June 18, 2006
June 18, 2006
June 21, 2006
11.160.1 - 11.160.7
Addressing Homeland Security in Process Safety
Chemical plants, like other potential terrorist targets, are subjects of intense scrutiny as the federal government and other agencies seek to protect the public from harm. Engineering students must be kept aware of the role they will be expected to play in maintaining security in a plant environment and to protect the public from the worst of unexpected occurrences. With the rapid changes in chemical plant security that began well before 2001 and continue today, chemical engineering educators must be provided with current information pertinent to existing classes that will empower tomorrow’s engineers to function effectively.
A module developed to integrate topics in homeland security into a course in Ethics, Safety, and Professionalism is described. This module introduces students to the role of government, industry groups, and individual plants in maintaining as safe an environment as reasonably possible in an age of terrorism. The focus of the module is to tie elements of the course and curriculum previously discussed to a rapidly changing contemporary issue. Topics tied to the module include the role of government (executive and legislative roles and current activities in both with regard to plant safety, previously introduced in the context of safety and environmental law), green engineering (just-in-time production, waste minimization), fail-safes, and risk analysis (HAZOP and other methods). New topics include site vulnerability analysis, ventilation security, and cybersecurity. Extensive documentation is provided, as well as references to current information available regarding plant security.
Among the effects of terroristic attacks in recent years is a heightened awareness of the need to secure chemical plants from deliberately initiated catastrophic failures. While terrorism is not a new concern of the chemical industry, the current state of world affairs suggest that new chemical engineers should enter industry understanding how approaches to plant and process safety address terrorism. Additionally, they should understand the role of government in establishing minimal requirements for safety, be aware of the role of industrial lobbying groups in the legislative process, and place the response by the chemical industry to terroristic threats in the context of history and current events.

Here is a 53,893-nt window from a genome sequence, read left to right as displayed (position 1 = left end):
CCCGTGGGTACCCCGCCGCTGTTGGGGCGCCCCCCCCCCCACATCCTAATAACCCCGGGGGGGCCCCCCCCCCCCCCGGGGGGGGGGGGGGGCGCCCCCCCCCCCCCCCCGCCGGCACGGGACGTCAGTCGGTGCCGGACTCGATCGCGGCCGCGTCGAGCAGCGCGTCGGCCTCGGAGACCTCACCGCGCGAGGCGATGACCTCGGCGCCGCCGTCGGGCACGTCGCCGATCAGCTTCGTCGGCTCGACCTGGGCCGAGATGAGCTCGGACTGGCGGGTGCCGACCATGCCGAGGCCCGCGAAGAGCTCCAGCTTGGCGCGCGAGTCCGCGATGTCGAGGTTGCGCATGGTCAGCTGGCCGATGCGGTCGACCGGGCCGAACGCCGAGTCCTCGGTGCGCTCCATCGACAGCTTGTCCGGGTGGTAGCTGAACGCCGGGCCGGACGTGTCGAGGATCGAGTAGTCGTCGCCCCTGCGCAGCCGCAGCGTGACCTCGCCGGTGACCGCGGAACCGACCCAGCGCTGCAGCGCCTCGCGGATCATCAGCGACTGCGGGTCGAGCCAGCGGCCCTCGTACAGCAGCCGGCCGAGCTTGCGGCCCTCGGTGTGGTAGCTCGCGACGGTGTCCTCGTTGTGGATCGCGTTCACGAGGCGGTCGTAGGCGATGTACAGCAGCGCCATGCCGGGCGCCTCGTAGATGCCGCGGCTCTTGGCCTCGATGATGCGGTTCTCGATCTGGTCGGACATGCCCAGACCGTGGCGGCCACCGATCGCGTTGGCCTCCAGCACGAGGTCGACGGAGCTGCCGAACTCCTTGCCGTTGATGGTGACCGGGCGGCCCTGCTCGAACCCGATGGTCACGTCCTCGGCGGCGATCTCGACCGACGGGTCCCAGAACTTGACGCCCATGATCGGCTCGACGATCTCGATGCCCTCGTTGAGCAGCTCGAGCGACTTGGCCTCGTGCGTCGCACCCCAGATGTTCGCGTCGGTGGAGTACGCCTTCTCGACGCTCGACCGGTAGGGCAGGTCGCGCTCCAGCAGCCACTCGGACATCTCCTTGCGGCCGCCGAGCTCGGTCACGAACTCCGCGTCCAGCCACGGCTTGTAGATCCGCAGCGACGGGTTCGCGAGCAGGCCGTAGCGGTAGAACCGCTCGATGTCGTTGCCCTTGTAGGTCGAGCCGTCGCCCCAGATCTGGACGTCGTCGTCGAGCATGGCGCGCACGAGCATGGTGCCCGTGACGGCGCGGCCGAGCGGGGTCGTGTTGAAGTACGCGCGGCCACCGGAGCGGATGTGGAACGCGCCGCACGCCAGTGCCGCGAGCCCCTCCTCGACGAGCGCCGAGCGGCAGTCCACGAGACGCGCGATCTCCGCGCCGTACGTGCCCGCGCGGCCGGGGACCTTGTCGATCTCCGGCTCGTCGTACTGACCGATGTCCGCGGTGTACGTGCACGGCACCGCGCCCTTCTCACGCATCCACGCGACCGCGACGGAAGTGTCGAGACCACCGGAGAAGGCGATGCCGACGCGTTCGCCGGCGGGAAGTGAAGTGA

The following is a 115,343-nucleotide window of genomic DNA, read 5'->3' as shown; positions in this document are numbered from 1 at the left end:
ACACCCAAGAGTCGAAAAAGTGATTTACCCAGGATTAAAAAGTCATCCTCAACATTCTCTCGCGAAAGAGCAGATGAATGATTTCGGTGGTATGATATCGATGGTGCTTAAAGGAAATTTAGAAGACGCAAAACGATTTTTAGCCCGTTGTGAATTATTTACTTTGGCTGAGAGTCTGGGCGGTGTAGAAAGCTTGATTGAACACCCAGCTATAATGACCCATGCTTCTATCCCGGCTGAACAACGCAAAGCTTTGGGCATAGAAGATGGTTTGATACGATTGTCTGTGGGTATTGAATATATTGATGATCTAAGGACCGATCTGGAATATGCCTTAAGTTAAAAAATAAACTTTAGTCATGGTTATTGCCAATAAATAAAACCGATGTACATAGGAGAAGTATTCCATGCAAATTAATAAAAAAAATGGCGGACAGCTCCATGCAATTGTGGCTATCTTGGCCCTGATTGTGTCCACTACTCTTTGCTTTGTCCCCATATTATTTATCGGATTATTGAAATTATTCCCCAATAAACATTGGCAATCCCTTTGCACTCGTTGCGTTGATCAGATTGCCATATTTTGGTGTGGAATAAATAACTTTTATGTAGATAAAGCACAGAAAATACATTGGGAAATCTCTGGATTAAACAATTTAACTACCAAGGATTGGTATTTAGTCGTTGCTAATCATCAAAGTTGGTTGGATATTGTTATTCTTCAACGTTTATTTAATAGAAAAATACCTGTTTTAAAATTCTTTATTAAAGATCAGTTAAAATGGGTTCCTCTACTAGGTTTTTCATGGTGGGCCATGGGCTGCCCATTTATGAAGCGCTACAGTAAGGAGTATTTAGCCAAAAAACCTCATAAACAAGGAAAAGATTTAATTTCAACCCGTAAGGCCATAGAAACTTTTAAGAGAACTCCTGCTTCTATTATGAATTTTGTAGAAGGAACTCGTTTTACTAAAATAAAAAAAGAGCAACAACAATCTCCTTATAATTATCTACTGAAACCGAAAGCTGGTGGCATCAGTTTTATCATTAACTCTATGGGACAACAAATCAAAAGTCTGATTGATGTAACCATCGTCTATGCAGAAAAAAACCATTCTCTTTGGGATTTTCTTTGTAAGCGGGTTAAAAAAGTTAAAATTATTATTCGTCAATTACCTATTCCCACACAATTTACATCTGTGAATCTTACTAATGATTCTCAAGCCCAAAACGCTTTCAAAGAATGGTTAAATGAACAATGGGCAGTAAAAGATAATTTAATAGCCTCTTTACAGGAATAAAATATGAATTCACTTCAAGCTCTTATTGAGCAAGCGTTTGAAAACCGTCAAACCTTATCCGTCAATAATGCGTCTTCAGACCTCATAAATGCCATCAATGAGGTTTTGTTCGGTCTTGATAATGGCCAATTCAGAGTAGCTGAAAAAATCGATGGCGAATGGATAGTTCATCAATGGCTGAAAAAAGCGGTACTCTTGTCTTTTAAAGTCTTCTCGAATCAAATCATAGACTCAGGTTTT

A module intended for a course in process safety was developed to address these concerns. The specific course incorporates safety, ethics, and professionalism in a one semester hour survey course. Following coverage of typical safety topics including toxicology, industrial hygiene, hazards identification, risk assessment, and others, a topic entitled “Safeguarding plants from terror” was integrated into the course. In addition to addressing the goals above, topics previously covered in class were to be re-emphasized. The module is intended to primarily achieve the objective of tying contemporary issues to objectives already independently assessed.
This paper is intended to introduce resources available and provide a basic background on homeland security in chemical plants to chemical engineering faculty interested in bringing this contemporary issue into their classroom. This particular implementation is only suitable to
Silverstein, D. (2006, June), Addressing Homeland Security In A Process Safety Course Paper presented at 2006 Annual Conference & Exposition, Chicago, Illinois. https://peer.asee.org/424
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